LMPD :: Louisville Metro Police Department

Assistant Jefferson County prosecutor Matt Conway resigns


Matt Conway, who lied about being tipped off by police that he was the subject of a drug investigation, has left the Jefferson County commonwealth's attorney's office for undisclosed reasons.

Conway, the younger brother of Kentucky Attorney General Jack Conway, resigned in a two-sentence letter dated Friday, effective this past weekend. The letter did not say why he was leaving, and Commonwealth's Attorney Dave Stengel declined to discuss the details of Conway's departure.

Stengel did say that he did not demand Conway's resignation and that it was not related to drugs. Conway was the subject of drug investigations in 2009 and 2008 - the earlier one before joining the commonwealth's attorney's office as an assistant in August 2009 - but he was not charged either time.

Conway could not be reached for comment Monday or Tuesday. He did not respond to telephone messages left at his home, and Stengel said he did not know whether Conway has another job where he might be.

Stengel wouldn't say whether Conway left at least in part because of an unsatisfactory job performance, including the "time and attendance issues" that were cited when Stengel placed Conway on a year's probation in March 2010.

"Call him and ask him why he quit," Stengel said.

A spokeswoman for Jack Conway said he was unaware of his brother's resignation. Their father, Louisville attorney Thomas Conway, did not respond to telephone messages left at his office.

Last year, Stengel initially denied to The Courier-Journal that Matt Conway had been disciplined for telling Louisville Metro Police officers - who were questioning him in connection with an internal Police Department probe - that he had not been alerted by a detective that he was under investigation for possible drug use and trafficking.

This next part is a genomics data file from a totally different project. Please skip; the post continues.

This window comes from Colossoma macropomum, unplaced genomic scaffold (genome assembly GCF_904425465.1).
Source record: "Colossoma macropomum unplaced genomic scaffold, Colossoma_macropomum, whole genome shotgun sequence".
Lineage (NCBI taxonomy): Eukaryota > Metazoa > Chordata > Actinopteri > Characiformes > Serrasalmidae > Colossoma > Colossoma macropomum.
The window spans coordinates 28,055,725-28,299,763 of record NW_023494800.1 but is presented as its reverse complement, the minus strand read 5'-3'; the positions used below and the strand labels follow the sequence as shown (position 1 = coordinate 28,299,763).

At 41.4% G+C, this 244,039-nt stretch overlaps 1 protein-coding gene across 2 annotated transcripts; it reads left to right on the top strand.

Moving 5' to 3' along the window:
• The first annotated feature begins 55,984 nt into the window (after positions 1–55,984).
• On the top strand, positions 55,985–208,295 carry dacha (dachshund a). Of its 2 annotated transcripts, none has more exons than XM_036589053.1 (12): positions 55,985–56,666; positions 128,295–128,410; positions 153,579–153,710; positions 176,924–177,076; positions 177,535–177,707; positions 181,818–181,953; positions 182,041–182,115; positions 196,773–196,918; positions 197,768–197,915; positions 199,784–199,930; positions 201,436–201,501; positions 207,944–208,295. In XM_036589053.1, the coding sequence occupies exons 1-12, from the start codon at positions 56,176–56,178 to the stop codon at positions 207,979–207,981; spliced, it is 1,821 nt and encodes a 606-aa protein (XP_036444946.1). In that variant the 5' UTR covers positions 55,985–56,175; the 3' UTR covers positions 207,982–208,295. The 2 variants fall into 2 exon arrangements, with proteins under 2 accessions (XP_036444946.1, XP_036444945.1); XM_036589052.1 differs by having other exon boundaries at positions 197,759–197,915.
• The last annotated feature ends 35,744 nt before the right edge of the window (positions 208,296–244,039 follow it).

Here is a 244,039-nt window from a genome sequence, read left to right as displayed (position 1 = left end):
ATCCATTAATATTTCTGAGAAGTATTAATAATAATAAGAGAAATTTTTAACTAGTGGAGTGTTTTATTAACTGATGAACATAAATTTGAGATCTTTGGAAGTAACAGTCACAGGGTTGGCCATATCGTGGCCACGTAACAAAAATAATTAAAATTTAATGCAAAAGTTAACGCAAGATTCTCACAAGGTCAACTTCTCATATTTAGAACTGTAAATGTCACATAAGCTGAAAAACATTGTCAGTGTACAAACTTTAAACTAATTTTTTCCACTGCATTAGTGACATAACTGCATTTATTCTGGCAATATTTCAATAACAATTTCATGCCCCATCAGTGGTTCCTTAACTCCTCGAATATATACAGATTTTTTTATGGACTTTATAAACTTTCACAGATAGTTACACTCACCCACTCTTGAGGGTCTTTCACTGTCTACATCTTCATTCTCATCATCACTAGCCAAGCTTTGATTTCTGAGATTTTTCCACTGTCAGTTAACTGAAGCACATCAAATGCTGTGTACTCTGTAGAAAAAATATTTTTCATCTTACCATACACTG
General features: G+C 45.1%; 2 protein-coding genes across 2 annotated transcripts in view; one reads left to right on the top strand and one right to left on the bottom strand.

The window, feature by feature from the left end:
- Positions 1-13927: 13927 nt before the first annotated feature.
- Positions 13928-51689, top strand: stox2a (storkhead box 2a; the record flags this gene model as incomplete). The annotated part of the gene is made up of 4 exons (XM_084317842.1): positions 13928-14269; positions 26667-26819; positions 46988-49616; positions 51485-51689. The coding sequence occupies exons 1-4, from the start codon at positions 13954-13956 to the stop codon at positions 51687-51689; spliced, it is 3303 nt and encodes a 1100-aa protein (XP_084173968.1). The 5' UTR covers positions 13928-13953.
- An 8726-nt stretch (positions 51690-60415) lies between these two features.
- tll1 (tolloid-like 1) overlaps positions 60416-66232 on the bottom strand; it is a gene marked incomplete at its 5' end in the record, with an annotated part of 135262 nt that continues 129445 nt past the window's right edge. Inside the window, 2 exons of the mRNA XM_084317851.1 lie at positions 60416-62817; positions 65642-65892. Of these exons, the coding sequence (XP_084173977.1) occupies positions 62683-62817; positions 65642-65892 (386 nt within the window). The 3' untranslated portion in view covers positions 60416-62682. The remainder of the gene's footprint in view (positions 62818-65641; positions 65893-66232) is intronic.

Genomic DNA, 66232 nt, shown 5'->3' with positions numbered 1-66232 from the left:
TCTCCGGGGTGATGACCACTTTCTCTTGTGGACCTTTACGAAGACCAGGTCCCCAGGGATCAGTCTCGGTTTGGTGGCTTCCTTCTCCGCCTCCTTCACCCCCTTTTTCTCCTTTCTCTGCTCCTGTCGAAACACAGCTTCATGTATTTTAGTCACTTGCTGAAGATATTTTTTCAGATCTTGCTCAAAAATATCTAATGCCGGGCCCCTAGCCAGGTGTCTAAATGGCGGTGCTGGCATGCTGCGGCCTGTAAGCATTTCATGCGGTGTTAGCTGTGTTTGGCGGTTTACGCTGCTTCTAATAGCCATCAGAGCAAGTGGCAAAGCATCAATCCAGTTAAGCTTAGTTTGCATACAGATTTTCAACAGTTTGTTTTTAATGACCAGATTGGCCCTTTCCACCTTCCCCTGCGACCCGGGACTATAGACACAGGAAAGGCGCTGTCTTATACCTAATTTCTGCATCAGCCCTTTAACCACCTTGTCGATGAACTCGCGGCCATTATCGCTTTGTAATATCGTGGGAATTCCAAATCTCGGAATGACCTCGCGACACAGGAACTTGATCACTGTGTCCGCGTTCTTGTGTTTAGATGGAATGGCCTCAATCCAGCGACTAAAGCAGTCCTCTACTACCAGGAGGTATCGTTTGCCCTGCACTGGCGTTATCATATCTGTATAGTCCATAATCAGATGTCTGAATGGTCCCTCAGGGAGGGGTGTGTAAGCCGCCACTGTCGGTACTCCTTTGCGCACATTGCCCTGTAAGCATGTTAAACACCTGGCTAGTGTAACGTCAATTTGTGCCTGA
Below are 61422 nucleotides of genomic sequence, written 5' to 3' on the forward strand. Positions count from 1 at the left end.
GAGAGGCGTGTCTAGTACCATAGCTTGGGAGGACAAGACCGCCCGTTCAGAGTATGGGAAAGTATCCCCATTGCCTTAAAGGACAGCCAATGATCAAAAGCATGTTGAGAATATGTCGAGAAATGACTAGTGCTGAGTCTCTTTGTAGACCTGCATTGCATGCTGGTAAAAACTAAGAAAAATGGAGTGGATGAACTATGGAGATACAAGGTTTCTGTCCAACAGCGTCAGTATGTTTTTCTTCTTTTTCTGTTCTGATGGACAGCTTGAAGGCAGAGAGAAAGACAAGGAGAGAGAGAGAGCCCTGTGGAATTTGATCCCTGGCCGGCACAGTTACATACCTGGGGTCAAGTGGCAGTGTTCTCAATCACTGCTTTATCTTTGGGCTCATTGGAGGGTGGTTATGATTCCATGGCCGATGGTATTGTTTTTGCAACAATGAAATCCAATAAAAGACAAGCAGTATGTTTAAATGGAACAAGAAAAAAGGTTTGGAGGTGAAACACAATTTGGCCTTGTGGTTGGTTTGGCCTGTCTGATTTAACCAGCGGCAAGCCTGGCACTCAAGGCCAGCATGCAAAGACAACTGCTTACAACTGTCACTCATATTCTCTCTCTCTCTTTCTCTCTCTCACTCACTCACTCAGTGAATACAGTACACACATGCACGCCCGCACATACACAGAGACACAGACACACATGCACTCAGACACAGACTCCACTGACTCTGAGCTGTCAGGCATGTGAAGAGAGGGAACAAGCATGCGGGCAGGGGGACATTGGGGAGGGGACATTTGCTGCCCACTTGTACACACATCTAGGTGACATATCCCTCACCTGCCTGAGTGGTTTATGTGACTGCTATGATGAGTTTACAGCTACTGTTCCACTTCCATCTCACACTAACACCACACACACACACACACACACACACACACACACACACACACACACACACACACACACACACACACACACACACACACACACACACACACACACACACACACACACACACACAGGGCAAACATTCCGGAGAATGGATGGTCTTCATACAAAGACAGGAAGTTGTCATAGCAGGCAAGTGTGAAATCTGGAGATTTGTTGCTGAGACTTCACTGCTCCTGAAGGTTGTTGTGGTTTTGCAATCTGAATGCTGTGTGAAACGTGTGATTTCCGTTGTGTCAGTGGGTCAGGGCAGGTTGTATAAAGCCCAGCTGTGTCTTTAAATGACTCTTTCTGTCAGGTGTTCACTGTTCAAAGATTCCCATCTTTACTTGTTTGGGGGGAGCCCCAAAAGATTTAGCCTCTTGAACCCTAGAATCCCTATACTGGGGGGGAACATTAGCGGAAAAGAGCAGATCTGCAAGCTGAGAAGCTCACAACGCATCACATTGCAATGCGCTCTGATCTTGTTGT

Several days later, however, Conway admitted to investigators that Detective Ronald Russ had tipped him off. Police Chief Robert White fired Russ in December.

Stengel later acknowledged disciplining Conway after the newspaper obtained Conway's personnel file under the state Open Records Act. Documents in the file disclosed that Conway had been placed on probation, that his job performance needed to improve and that he must submit to "random or unannounced drug tests."

Stengel said then he didn't disclose Conway's discipline earlier because he thought such matters were confidential and that he didn't consider probation to be a disciplinary action.

Stengel said Monday that Conway's handling of his work-related duties was monitored during the probationary period, but he declined to discuss the results.

"You're getting into personnel issues I'm not going to discuss," he said.

The newspaper reviewed Conway's personnel file again Monday and found that it contained neither any supervisors' reports assessing Conway's work during the probationary period nor any drug-test results since April 2010.

Stengel, however, said additional drug tests had been administered and all of the tests were negative.

Stengel said the documentation was not in the file because he gave it back to Conway after reviewing it

He acknowledged last year that random drug testing was unusual for prosecutors in his office, and that Conway was the only one submitting to it at the time.